Outdoor goods retailer Blacks Leisure Group Plc, which is undergoing a major restructuring under a new management, is evaluating all kinds of funding options as it braces for challenges ahead of Christmas.

The company, which sells products from ski jackets and sleeping bags to binoculars and camping furniture under its Blacks and Millets brands, is fighting for survival due to mounting losses and rising debts.

We don't have any exact figures or date (for the funding), but we are working on that currently, Chief Executive Julia Reynolds told Reuters on Thursday.

We are looking at every kind (of fund raising).

Blacks Leisure, which has been a takeover target in the past, is however, not in talks with any parties currently, according to its new Chairman Peter Williams. He is the former CEO of London department store Selfridges.

The company, founded by Thomas Black as a sail-making business in 1861, has been involved in a long-running tiff with its largest shareholder Mike Ashley, the founder of rival firm Sports Direct, whose bid for Blacks was rejected last year.

Williams, who is known for turning around beleaguered companies, said Black Leisure cleared out excess stock and would enter the second half with a more appropriate level of stock holding.

The business is well positioned for Christmas. We have got our stocks in line, he said.

Williams said the company would also look at the condition of its existing store portfolio, which had suffered from historic under investment.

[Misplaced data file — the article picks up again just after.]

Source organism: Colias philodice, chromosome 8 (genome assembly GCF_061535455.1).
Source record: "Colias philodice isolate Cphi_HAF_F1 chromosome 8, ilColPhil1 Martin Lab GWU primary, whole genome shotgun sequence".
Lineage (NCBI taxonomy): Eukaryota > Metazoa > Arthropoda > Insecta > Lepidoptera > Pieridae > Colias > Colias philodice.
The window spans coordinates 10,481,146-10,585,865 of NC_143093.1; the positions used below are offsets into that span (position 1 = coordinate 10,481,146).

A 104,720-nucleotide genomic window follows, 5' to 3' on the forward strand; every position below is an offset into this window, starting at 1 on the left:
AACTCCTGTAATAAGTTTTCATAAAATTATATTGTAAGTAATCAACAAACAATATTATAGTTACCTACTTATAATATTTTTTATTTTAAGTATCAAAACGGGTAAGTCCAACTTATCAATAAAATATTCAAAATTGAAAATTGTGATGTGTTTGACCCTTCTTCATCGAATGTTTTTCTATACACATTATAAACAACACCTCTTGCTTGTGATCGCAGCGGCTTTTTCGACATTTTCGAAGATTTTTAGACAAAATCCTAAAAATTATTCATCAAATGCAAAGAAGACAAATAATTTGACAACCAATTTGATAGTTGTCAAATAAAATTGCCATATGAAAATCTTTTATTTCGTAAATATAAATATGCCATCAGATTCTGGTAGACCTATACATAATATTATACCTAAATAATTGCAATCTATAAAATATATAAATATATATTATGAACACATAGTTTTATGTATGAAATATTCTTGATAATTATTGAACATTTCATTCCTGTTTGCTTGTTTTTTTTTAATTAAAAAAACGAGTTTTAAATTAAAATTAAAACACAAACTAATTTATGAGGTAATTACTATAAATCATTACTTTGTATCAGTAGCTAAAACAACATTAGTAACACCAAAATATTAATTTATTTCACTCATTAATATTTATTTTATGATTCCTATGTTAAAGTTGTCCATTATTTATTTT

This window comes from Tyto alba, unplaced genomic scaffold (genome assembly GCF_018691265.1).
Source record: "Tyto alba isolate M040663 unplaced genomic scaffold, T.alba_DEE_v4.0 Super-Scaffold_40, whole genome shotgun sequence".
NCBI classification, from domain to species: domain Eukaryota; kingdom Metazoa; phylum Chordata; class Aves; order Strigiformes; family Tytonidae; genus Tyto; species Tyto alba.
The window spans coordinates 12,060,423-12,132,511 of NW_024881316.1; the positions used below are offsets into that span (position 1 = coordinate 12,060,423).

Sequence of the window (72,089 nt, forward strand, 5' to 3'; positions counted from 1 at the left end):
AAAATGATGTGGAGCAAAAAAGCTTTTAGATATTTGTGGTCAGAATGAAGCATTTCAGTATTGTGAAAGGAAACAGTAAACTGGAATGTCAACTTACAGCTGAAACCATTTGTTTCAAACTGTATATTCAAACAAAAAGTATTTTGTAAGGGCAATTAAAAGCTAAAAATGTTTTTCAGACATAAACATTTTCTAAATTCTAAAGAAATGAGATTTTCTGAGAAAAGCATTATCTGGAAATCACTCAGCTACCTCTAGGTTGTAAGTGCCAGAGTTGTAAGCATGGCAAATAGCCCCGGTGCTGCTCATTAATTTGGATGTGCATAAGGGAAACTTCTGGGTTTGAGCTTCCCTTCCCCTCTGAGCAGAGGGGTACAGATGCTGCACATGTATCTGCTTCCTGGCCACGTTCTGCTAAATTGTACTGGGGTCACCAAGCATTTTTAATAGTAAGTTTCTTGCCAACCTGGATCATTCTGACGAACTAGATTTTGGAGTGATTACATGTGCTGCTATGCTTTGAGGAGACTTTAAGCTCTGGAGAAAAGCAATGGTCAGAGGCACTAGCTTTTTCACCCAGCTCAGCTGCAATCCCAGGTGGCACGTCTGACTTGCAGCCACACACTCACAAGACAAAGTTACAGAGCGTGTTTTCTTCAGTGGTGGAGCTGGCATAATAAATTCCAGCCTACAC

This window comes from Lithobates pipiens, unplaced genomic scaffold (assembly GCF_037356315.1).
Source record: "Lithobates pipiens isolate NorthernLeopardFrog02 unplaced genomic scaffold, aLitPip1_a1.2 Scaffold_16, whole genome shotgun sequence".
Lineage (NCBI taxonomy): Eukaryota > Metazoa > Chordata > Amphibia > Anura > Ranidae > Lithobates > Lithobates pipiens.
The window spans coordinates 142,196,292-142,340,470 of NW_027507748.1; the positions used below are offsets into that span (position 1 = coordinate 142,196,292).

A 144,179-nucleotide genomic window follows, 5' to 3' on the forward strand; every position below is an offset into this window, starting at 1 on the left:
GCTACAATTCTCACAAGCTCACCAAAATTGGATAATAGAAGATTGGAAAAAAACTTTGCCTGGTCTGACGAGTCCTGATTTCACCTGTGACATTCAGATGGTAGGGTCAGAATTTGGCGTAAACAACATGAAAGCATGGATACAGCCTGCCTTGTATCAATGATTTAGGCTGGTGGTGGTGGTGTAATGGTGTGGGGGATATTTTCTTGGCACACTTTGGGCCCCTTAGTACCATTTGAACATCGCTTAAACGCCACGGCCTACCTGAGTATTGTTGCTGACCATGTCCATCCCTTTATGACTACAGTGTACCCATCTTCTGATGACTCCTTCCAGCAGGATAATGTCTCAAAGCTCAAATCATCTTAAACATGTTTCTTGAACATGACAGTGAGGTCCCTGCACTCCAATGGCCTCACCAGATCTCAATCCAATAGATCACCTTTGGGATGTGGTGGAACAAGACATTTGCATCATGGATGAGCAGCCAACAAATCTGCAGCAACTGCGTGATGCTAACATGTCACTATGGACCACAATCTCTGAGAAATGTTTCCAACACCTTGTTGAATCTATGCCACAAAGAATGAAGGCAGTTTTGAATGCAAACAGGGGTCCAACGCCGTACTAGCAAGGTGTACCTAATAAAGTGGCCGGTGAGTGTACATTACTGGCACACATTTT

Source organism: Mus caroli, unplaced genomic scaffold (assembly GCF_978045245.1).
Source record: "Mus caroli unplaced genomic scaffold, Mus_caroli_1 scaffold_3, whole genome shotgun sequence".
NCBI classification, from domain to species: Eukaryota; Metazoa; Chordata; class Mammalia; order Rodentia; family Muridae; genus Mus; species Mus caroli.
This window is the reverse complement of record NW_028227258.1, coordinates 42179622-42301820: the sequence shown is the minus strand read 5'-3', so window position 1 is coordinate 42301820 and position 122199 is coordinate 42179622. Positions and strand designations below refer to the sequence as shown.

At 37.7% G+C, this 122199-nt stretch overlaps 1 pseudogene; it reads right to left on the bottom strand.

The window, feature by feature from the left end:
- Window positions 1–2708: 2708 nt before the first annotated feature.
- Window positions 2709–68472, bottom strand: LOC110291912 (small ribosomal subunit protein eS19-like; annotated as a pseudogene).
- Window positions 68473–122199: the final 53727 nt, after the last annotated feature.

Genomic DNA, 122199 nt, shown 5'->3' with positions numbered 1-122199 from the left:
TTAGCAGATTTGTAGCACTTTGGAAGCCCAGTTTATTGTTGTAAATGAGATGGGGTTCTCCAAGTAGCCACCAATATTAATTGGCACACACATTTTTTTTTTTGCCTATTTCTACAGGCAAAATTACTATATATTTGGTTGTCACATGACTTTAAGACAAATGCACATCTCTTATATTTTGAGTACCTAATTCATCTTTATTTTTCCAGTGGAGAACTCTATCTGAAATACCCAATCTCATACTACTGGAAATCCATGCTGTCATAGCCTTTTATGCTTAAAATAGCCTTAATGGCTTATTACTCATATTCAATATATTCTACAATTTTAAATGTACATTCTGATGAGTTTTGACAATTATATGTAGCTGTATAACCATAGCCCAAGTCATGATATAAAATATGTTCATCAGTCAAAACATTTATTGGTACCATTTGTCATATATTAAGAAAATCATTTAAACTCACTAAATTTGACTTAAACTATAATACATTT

In terms of improving the stores -- the look and feel of the stores -- that's obviously something we need to get some investment funds for, he added.

Blacks Leisure, which went through a restructuring under former CEO Neil Gillis, had streamlined its property portfolio last year by exiting more than 100 stores. The company currently operates about 300 stores.

Earlier in the day, the company posted a loss of 16 million pounds, compared with 7.2 million pounds a year ago. Sales at stores open for at least a year fell 7 percent to 81.1 million pounds, while stock levels were cut by 28 percent to 28.5 million.

The company, whose debt stood at 26 million pounds at the end of the first half, had a market capitalisation of 8 million pounds, based on the stock's close on Wednesday.

Many British retailers are struggling, and some including Focus DIY, Oddbins and Habitat UK have recently fallen into administration, as shoppers cut back amid rising prices, subdued wage growth and austerity measures.

(Reporting by Tresa Sherin Morera in Bangalore; Editing by Gopakumar Warrier)